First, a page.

Gwen Randall-Young

It is one thing to deal with the tantrum of a two-year-old. It’s easy to pick him up and put him in his room, where he most likely will fall asleep. What if the child is between 5 and 8?
A toddler having a tantrum is angry and may simply lie on the floor and kick his feet. An older child tends to act out towards people or things when in the midst of a tantrum. She may yell out insults, slam doors, or even throw things around. Conventional wisdom holds that when a toddler has a tantrum, the best thing to do is to ignore it.
With an older child, it is hard to know what to ignore. If the child is being physically or verbally abusive, to ignore such behavior would seem to be condoning it.
The key to avoiding tantrums in older children is to keep communicating with them. If they are angry, let them explain why they are so angry. Don’t argue with them, just listen. Once you convey to the child that you understand why she is so angry, you may be able to do some problem solving.
If she is angry because you have said “no” to a sleepover, you can explain your reasons once again and suggest a compromise. Perhaps she could go over for the evening, and you’ll pick her up before bedtime. Asking a child what they might suggest as a compromise gets them into some logical thinking and out of the emotional turmoil, if only for a few moments. It’s unlikely at this point, to revert to a tantrum.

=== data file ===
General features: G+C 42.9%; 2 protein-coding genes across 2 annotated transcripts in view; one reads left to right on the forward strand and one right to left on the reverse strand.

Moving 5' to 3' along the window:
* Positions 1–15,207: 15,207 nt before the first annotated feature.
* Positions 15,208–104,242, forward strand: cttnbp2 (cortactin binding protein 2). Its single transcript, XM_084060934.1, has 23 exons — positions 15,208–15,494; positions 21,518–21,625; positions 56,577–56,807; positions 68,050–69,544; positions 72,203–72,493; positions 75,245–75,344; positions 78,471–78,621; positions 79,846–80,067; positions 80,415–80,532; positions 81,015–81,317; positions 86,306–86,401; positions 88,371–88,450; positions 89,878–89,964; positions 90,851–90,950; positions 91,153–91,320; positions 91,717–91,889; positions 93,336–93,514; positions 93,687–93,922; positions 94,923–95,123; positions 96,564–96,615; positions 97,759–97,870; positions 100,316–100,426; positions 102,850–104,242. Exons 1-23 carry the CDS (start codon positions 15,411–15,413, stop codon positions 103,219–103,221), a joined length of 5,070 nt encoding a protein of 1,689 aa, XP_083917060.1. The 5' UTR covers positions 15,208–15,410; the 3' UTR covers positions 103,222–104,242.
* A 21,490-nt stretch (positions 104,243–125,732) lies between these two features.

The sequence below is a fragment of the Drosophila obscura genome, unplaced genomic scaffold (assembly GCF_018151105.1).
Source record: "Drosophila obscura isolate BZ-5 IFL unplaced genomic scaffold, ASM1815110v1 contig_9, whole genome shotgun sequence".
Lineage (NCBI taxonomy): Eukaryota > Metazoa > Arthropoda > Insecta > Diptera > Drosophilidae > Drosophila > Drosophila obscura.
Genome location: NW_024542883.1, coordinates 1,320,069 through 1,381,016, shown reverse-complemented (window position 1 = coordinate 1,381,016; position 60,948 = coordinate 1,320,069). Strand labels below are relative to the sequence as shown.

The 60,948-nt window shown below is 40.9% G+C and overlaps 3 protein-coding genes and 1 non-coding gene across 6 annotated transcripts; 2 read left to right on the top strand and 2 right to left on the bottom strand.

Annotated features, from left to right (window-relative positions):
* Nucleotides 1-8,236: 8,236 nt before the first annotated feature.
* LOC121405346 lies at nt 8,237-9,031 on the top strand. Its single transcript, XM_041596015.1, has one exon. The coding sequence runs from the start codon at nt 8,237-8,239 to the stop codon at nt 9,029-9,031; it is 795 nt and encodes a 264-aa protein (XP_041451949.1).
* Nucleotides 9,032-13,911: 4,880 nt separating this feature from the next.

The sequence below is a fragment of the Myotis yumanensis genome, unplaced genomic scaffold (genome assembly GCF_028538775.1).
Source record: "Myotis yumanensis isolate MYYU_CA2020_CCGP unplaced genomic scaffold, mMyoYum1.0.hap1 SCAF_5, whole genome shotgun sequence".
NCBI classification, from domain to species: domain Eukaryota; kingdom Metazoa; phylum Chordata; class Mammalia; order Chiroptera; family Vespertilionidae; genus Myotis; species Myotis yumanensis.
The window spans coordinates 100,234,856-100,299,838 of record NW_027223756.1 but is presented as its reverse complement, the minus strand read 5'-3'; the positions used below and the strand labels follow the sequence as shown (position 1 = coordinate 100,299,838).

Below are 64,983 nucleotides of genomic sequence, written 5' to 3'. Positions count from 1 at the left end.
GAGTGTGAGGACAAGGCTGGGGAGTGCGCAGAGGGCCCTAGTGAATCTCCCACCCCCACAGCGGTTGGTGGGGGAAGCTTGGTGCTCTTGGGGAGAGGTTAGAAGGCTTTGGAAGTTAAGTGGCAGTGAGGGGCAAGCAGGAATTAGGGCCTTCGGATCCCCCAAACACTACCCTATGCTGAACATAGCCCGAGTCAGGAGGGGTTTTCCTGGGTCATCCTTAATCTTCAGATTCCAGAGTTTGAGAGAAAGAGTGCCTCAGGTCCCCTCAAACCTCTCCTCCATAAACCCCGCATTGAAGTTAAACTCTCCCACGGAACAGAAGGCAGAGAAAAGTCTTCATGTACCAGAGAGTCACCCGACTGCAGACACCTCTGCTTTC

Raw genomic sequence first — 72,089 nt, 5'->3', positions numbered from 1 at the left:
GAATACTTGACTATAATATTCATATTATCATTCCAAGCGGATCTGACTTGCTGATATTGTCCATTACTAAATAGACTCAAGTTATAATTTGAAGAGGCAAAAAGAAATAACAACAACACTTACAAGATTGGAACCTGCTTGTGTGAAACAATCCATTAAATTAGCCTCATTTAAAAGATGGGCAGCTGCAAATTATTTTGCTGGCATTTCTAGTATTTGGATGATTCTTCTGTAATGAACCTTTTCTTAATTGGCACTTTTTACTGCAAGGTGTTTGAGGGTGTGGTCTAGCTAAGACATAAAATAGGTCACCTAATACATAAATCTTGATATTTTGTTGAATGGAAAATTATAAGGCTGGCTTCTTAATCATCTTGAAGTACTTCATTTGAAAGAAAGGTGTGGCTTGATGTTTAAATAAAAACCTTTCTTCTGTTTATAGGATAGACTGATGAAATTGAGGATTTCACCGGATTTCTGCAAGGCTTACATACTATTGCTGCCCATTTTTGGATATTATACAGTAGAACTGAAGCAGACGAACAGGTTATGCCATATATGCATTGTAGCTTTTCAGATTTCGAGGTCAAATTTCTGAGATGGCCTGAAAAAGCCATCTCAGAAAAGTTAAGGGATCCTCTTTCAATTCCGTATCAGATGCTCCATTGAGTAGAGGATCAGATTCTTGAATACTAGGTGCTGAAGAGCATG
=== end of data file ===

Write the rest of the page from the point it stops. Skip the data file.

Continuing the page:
Toddlers have tantrums because they do not have the skills to express what they want, or to argue their point. Older children have tantrums because they think they are not being heard.
The worst thing you can do with a child in a tantrum is to get angry and have a tantrum yourself. You need to stay calm, set the boundaries, and defuse things as much as you can. Tell the child that when he calms down, you will listen what he has to say.
If the child is out of control, being verbally abusive or damaging things, you need to step in. At this point you are not dealing with the issue, simply attempting to control the situation. Tell the child that they can be mad, but they cannot be abusive. When things have settled, you must reiterate with the child that such behavior is unacceptable. They must understand at an early age that being angry does not justify abusive words or behaviors.
Communication and anger management skills must be developed early. This is the first step in the elimination of family violence.
Gwen Randall-Young is an author and award-winning psychologist. For permission to reprint this article, or to obtain books, CDs or MP3s, visit www.gwen.ca. Follow Gwen on Facebook for inspiration.